Light reflections detection and correction for Robotic Volumetric PIV

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Abstract

Laser light reflection mitigation in Particle Image Velocimetry (PIV) is crucial for accurate flow
field measurements. While numerous methods exist for planar PIV, fewer have been developed for volumetric PIV systems, especially for coaxial setups like Robotic PIV. Light reflections in volumetric PIV experiments result in high-intensity regions that corrupt particle detection and analysis.

This study presents three novel approaches for treating light reflections in Robotic PIV experiments. The first and second methods use image filtering and masking techniques in the
wavenumber space to separate particle images from reflection regions. The first technique called Spatial Fourier Filter involves decomposing the image signal into low- and high-wavenumber components using the 2D discrete Fourier transform (DFT). A high-pass filter is then applied to attenuate the intensity of reflection regions. Then, the second methodology Spatial Fourier Filter + Mask takes the resulting image from the first method and performs a step of automated adaptive masking to remove residual reflection areas that the filtering approach is not able to eliminate. The third methodology named 3D-based Particle Concentration Mask acts in a later stage of the processing pipeline, creating a 3D mask on the instantaneous processed Shake-the-Box data by analysing the particle concentration distribution over the flow domain.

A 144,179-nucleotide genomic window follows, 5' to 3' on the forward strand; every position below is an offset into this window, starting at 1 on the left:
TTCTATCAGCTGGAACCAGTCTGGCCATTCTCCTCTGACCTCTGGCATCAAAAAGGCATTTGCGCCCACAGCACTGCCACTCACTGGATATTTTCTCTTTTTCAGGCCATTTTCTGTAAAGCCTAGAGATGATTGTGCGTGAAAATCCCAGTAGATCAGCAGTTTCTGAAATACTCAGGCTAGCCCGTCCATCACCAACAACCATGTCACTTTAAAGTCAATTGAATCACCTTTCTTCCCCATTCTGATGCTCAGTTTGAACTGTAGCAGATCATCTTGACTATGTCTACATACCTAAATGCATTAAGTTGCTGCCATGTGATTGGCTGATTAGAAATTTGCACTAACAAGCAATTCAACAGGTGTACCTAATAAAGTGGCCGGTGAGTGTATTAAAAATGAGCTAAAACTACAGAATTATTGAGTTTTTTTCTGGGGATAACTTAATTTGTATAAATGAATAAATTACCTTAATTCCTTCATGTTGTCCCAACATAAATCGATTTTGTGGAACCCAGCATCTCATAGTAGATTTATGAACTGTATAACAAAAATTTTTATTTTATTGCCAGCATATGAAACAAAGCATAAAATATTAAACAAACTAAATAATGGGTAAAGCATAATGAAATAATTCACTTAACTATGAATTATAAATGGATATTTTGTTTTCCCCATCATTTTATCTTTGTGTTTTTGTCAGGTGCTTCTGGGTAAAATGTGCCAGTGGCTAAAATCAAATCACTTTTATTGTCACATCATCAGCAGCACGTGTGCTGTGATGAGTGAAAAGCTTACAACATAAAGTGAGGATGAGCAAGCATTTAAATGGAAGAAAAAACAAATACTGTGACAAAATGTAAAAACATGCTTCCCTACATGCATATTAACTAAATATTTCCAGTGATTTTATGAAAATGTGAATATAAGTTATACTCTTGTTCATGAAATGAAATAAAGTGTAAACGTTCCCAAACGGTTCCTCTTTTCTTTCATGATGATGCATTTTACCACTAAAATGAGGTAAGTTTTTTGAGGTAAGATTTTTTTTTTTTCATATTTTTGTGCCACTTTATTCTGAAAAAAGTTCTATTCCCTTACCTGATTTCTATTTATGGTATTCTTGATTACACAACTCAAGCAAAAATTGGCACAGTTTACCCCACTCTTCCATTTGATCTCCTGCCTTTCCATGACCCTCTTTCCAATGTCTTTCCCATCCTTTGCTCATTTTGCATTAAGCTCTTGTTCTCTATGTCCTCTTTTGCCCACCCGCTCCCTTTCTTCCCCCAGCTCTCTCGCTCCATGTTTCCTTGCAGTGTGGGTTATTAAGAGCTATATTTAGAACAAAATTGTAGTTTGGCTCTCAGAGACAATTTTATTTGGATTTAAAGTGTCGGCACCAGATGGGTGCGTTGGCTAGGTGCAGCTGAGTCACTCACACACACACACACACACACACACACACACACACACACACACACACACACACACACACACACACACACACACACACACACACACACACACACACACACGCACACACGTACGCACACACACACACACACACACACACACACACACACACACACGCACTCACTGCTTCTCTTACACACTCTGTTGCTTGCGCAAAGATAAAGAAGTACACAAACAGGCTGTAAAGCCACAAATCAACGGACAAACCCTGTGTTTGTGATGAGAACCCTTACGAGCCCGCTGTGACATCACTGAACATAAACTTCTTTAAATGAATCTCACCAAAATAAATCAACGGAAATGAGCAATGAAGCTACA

The proposed methods are tested on experimental data obtained from experiments performed with Robotic PIV on three different geometries: a side-view mirror, Formula 1 car and a propeller. The tests were conducted at one of TU Delft Aerospace Engineering Faculty’s facilities, the W-tunnel in the High-Speed Laboratory (HSL). Comparison between raw and pre-processed images, as well as particle tracking results, is presented.

The results from this data comparison show unsatisfactory outcomes from both Spatial
Fourier Filter and 3D-based Particle Concentration Mask, which fail to fully remove the spurious regions. Nevertheless, the results confirm the successful removal of reflection-induced artifacts in instantaneous images by using the spatial Fourier filter automated masking approach. The developed image pre-processing strategy effectively removes reflection regions in Robotic PIV images, preventing the appearance of spurious particle tracks. The method shows promising results mitigating unsteady light reflections in Robotic PIV, improving the accuracy of flow field measurements. Additional attention is required in the PIV sequence creation step to ensure an adequate level of overlap between measurement volumes. This facilitates addressing the spatial gaps introduced by the masking procedure, that have been proven to robustly be filled in by the multi-view advantage offered by Robotic PIV.